"We've Been Grabbed By The..." 2016. Gouache on Vellum Paper, 11x14".
How did you get into debt?
I put a downpayment on a house with the inheritance I received when my father died. I was sold the American Dream of homeownership... no one really tells you that you have to work 24/7 to keep up on a home, especially a 100 year old foreclosure. Everything I have, financially and physically, goes into it. It's about to get worse: the infrastructure (sewer system) is breaking down and the city is forcing me to excavate the busy street in front of the house, which could cost upwards of $18,000. Meanwhile property taxes rise to pay for shiny new football stadiums that the teams could easily afford.
"Jurassic Mark" 2016. Ink, Pencil, Digital Coloring. 11x17" Print.
How does your economic reality effect your art?
I'm unable to spend as much money on promotional materials/ entrance fees as I feel I would need to in order to get my name out there and start making more money off of art. I'm currently in talks with printers about having prints of my work made, but the idea of having that much overhead is horrifying-- how can I afford to have even $300 in prints sitting around my house until I can (hopefully) sell them? I dropped down to twenty hours a week at my hairstyling job, but that time has run out. I'm going to have to go back to a career that has drained me both physically and mentally for a decade, full time. I must take vital time away from my home studio and growing my business. I am often too exhausted after work to get into the creative zone and work more. I feel like I've been running in circles.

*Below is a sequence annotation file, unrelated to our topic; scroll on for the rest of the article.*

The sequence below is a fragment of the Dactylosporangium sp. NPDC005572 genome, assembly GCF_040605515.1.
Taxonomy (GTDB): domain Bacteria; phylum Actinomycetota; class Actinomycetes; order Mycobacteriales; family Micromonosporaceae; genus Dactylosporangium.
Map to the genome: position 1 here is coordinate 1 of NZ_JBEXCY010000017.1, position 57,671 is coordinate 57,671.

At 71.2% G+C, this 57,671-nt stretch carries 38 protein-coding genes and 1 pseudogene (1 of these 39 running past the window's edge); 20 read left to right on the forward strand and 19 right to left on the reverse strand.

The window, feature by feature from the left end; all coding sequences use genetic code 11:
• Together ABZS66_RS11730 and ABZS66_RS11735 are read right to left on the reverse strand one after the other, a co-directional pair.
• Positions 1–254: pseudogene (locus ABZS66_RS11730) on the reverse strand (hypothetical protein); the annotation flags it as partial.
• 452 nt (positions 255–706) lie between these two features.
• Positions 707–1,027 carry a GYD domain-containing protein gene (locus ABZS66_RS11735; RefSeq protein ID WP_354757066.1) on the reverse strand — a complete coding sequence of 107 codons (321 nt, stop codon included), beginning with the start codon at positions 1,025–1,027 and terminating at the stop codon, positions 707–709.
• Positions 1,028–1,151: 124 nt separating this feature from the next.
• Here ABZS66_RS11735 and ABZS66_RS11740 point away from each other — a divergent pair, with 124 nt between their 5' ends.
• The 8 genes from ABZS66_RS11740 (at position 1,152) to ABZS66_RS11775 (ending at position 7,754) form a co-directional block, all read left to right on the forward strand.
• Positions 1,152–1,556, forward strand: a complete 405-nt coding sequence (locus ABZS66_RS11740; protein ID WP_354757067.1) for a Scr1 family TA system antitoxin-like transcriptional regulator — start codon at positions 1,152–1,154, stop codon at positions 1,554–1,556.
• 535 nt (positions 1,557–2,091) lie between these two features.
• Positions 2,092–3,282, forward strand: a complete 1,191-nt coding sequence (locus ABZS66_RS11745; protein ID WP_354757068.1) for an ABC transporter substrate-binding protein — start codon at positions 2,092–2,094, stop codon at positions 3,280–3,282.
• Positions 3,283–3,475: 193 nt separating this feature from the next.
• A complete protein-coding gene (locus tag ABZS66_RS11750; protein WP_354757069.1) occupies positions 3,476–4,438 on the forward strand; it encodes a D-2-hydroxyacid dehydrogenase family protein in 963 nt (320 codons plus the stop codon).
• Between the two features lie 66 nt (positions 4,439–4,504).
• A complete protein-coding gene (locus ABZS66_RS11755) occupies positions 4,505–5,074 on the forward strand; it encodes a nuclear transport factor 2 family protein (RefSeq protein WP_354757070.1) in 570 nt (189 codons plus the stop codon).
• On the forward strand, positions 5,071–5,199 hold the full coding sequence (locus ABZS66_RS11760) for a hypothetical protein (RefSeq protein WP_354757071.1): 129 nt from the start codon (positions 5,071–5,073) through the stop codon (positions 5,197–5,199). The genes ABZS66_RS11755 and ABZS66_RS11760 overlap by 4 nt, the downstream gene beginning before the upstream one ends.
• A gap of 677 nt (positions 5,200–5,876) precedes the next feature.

"Sally" 2016. Mixed Media on Art Board. Four 10x20" panels (40x20" total).
Would your work look different if you weren't in debt?:
Yes. I would have time to make more of it. I wouldn't have to scrimp and save and buy cheap art supplies. I would be able to devote more time to my art instead of struggling to stay awake long enough to do it after a long day at work.